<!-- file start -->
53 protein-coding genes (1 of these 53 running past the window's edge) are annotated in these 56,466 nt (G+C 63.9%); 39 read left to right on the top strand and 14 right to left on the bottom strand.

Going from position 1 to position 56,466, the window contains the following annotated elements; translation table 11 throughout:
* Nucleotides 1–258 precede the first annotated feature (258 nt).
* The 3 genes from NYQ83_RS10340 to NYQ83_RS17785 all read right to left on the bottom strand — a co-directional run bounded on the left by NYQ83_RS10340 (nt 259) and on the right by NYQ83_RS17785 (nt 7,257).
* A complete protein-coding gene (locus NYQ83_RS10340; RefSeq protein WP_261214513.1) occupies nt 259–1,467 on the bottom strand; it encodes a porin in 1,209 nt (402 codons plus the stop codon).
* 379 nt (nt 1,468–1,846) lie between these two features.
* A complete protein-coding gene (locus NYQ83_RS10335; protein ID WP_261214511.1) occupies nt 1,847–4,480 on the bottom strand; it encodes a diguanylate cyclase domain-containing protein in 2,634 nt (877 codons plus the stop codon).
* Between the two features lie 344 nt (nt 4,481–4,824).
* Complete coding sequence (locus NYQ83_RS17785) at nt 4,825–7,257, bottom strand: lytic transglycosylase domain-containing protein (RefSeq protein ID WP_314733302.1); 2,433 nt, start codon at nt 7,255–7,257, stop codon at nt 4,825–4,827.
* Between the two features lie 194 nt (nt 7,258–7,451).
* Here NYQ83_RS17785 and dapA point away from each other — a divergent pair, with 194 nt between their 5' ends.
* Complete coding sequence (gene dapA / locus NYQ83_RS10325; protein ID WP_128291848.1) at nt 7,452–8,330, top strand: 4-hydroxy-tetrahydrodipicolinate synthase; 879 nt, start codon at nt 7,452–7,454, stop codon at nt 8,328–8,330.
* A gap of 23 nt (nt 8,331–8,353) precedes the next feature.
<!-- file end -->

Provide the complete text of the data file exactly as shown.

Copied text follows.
53 protein-coding genes (1 of these 53 running past the window's edge) are annotated in these 56,466 nt (G+C 63.9%); 39 read left to right on the top strand and 14 right to left on the bottom strand.

Going from position 1 to position 56,466, the window contains the following annotated elements; translation table 11 throughout:
* Nucleotides 1–258 precede the first annotated feature (258 nt).
* The 3 genes from NYQ83_RS10340 to NYQ83_RS17785 all read right to left on the bottom strand — a co-directional run bounded on the left by NYQ83_RS10340 (nt 259) and on the right by NYQ83_RS17785 (nt 7,257).
* A complete protein-coding gene (locus NYQ83_RS10340; RefSeq protein WP_261214513.1) occupies nt 259–1,467 on the bottom strand; it encodes a porin in 1,209 nt (402 codons plus the stop codon).
* 379 nt (nt 1,468–1,846) lie between these two features.
* A complete protein-coding gene (locus NYQ83_RS10335; protein ID WP_261214511.1) occupies nt 1,847–4,480 on the bottom strand; it encodes a diguanylate cyclase domain-containing protein in 2,634 nt (877 codons plus the stop codon).
* Between the two features lie 344 nt (nt 4,481–4,824).
* Complete coding sequence (locus NYQ83_RS17785) at nt 4,825–7,257, bottom strand: lytic transglycosylase domain-containing protein (RefSeq protein ID WP_314733302.1); 2,433 nt, start codon at nt 7,255–7,257, stop codon at nt 4,825–4,827.
* Between the two features lie 194 nt (nt 7,258–7,451).
* Here NYQ83_RS17785 and dapA point away from each other — a divergent pair, with 194 nt between their 5' ends.
* Complete coding sequence (gene dapA / locus NYQ83_RS10325; protein ID WP_128291848.1) at nt 7,452–8,330, top strand: 4-hydroxy-tetrahydrodipicolinate synthase; 879 nt, start codon at nt 7,452–7,454, stop codon at nt 8,328–8,330.
* A gap of 23 nt (nt 8,331–8,353) precedes the next feature.